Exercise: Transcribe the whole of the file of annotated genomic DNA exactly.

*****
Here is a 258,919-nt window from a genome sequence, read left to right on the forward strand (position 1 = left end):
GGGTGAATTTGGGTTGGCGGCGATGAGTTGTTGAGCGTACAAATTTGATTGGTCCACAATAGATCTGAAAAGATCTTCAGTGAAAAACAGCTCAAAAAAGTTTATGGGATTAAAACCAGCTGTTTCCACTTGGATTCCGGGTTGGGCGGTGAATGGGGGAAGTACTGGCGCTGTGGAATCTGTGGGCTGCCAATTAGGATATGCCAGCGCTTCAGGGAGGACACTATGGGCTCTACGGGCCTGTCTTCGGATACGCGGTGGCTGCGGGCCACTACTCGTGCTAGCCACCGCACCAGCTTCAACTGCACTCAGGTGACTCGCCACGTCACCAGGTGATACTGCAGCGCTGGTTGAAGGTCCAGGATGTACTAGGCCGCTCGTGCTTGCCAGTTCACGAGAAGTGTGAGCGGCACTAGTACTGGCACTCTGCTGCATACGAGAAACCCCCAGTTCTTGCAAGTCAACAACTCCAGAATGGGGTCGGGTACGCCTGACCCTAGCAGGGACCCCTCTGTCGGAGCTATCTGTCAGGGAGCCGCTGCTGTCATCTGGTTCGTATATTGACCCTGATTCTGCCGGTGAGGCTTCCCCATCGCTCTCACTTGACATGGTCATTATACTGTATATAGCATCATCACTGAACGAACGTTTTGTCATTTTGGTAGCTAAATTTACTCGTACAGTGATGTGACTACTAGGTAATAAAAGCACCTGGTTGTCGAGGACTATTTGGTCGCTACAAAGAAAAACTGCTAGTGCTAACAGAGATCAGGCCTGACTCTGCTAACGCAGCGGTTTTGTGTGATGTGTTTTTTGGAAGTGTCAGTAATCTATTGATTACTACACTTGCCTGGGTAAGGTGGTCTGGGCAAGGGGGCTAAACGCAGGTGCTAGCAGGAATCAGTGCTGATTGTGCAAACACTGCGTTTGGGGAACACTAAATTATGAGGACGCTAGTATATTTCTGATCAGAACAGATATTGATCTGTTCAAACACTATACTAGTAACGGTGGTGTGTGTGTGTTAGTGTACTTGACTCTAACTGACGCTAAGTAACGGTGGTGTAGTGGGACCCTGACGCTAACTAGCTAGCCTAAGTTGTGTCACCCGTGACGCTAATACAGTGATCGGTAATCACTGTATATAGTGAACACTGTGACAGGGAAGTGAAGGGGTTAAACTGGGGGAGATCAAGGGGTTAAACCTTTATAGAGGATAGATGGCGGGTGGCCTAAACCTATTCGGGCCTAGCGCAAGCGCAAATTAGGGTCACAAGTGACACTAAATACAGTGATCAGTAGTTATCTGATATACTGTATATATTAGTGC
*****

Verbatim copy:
Here is a 258,919-nt window from a genome sequence, read left to right on the forward strand (position 1 = left end):
GGGTGAATTTGGGTTGGCGGCGATGAGTTGTTGAGCGTACAAATTTGATTGGTCCACAATAGATCTGAAAAGATCTTCAGTGAAAAACAGCTCAAAAAAGTTTATGGGATTAAAACCAGCTGTTTCCACTTGGATTCCGGGTTGGGCGGTGAATGGGGGAAGTACTGGCGCTGTGGAATCTGTGGGCTGCCAATTAGGATATGCCAGCGCTTCAGGGAGGACACTATGGGCTCTACGGGCCTGTCTTCGGATACGCGGTGGCTGCGGGCCACTACTCGTGCTAGCCACCGCACCAGCTTCAACTGCACTCAGGTGACTCGCCACGTCACCAGGTGATACTGCAGCGCTGGTTGAAGGTCCAGGATGTACTAGGCCGCTCGTGCTTGCCAGTTCACGAGAAGTGTGAGCGGCACTAGTACTGGCACTCTGCTGCATACGAGAAACCCCCAGTTCTTGCAAGTCAACAACTCCAGAATGGGGTCGGGTACGCCTGACCCTAGCAGGGACCCCTCTGTCGGAGCTATCTGTCAGGGAGCCGCTGCTGTCATCTGGTTCGTATATTGACCCTGATTCTGCCGGTGAGGCTTCCCCATCGCTCTCACTTGACATGGTCATTATACTGTATATAGCATCATCACTGAACGAACGTTTTGTCATTTTGGTAGCTAAATTTACTCGTACAGTGATGTGACTACTAGGTAATAAAAGCACCTGGTTGTCGAGGACTATTTGGTCGCTACAAAGAAAAACTGCTAGTGCTAACAGAGATCAGGCCTGACTCTGCTAACGCAGCGGTTTTGTGTGATGTGTTTTTTGGAAGTGTCAGTAATCTATTGATTACTACACTTGCCTGGGTAAGGTGGTCTGGGCAAGGGGGCTAAACGCAGGTGCTAGCAGGAATCAGTGCTGATTGTGCAAACACTGCGTTTGGGGAACACTAAATTATGAGGACGCTAGTATATTTCTGATCAGAACAGATATTGATCTGTTCAAACACTATACTAGTAACGGTGGTGTGTGTGTGTTAGTGTACTTGACTCTAACTGACGCTAAGTAACGGTGGTGTAGTGGGACCCTGACGCTAACTAGCTAGCCTAAGTTGTGTCACCCGTGACGCTAATACAGTGATCGGTAATCACTGTATATAGTGAACACTGTGACAGGGAAGTGAAGGGGTTAAACTGGGGGAGATCAAGGGGTTAAACCTTTATAGAGGATAGATGGCGGGTGGCCTAAACCTATTCGGGCCTAGCGCAAGCGCAAATTAGGGTCACAAGTGACACTAAATACAGTGATCAGTAGTTATCTGATATACTGTATATATTAGTGC